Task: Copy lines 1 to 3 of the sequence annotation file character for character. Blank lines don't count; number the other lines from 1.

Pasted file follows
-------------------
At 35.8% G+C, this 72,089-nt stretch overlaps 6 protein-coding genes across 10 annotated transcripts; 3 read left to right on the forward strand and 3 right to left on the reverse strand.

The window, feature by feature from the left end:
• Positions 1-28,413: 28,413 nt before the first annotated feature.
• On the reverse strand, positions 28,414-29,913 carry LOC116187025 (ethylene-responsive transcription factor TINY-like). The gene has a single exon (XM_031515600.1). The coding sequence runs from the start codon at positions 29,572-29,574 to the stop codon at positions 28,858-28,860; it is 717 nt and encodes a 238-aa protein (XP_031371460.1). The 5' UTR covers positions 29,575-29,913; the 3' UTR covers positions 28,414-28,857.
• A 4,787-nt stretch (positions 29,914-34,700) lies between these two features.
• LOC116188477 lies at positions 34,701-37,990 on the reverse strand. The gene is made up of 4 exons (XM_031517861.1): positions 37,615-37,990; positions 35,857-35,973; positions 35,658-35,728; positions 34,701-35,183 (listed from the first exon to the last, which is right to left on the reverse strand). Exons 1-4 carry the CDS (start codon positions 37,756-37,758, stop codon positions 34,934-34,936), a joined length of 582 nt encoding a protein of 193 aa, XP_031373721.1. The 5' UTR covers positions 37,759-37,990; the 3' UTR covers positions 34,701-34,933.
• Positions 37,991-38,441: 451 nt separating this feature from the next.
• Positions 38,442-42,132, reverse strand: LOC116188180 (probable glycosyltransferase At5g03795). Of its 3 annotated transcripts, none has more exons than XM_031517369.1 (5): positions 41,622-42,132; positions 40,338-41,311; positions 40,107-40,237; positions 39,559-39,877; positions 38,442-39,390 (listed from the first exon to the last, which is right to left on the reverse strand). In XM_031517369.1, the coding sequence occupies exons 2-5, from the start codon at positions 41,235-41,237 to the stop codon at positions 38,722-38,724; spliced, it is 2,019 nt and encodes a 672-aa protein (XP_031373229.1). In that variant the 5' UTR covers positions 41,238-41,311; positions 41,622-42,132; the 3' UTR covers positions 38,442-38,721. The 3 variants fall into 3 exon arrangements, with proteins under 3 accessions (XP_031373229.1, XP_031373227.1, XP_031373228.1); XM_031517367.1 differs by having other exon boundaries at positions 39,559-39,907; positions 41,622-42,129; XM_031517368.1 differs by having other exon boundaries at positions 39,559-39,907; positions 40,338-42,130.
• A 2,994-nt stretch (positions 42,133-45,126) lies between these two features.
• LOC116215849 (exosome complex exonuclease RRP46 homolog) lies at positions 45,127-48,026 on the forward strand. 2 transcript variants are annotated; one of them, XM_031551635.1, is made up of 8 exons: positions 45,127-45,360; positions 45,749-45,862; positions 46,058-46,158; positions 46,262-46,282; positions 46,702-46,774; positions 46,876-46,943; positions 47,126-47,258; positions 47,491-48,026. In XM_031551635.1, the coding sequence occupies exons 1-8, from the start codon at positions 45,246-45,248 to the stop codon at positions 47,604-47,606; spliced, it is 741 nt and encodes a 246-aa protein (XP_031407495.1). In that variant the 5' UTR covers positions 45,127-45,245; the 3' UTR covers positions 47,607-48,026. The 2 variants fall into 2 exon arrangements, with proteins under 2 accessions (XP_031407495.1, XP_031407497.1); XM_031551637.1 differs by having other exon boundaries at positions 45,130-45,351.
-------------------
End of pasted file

At 35.8% G+C, this 72,089-nt stretch overlaps 6 protein-coding genes across 10 annotated transcripts; 3 read left to right on the forward strand and 3 right to left on the reverse strand.

The window, feature by feature from the left end:
• Positions 1-28,413: 28,413 nt before the first annotated feature.